Virus Capable of Killing Prostate Cancer Cells Shows Treatment Promise
The root terms “onco” means cancer and “lytic” means to burst open. This describes the effect that oncolytic viruses have on target cells. Once the virus enters the host cancer cell it hijacks the cell processes so that it mistakenly copies the viral acids instead of its own nucleic acids. Eventually, the cell becomes so full of virus copies that it bursts and releases its surrogate offspring to infect other cells, thus spreading the anti-cancer infection.
Newcastle disease is a virus that kills chickens but is harmless to humans. It is also an oncolytic virus that seeks out tumor cells and has shown promise in human clinical trials for the treatment of various cancer types. Normal cells have an antiviral system that becomes active when the Newcastle disease virus enters the cell, effectively preventing infection. Cancer cells however, have defective antiviral systems that the Newcastle disease virus exploits to use them as replicating agents.
Previously, clinical trial results with the Newcastle disease virus have not been promising enough because successful treatment requires large injections of the virus. This is likely because not enough of the virus was successfully able to reach the solid tumors so the infection did not spread effectively to other cancer cells.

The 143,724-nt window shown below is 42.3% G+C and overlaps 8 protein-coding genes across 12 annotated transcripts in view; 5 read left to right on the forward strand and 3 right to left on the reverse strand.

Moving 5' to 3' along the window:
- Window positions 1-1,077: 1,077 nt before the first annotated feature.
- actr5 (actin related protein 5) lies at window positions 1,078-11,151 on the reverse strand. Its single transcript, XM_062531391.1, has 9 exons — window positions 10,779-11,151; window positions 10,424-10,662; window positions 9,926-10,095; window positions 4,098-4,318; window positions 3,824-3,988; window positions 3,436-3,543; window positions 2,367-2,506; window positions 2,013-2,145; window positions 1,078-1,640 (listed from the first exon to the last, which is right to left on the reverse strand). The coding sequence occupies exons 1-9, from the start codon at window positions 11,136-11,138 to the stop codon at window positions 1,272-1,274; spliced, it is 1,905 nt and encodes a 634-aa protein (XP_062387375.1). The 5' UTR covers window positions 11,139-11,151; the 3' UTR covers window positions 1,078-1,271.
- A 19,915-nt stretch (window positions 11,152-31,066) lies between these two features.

For the study, corresponding author Subbiah Elankumaran and researchers addressed the problem by altering the viruses fused to their host cell. The researchers modified the Newcastle disease virus’ protein so that it could be activated by prostate specific antigen.
The authors write, “We engineered the F protein of NDV and generated a recombinant NDV (rNDV), whose F protein is cleavable exclusively by prostate specific antigen (PSA).The rNDV replicated efficiently and specifically in prostate cancer (CaP) cells and three-dimensional prostaspheres but failed to replicate in the absence of PSA.
Elankumaran emphasizes that the Newcastle disease virus can potentially offer major advantages over other cancer treatments. First, since it only targets prostate cancer cells and not normal health cells, it’s possible to avoid the numerous unpleasant side effects of conventional cancer therapies. Second it offers an alternative for patients whose disease progresses despite hormone therapy, without the side effects of testosterone suppression that follows hormone treatment.
Currently it is estimated that 1 in 6 men will be diagnosed with prostate cancer during their lifetime, with the disease killing about 1 in 36 men.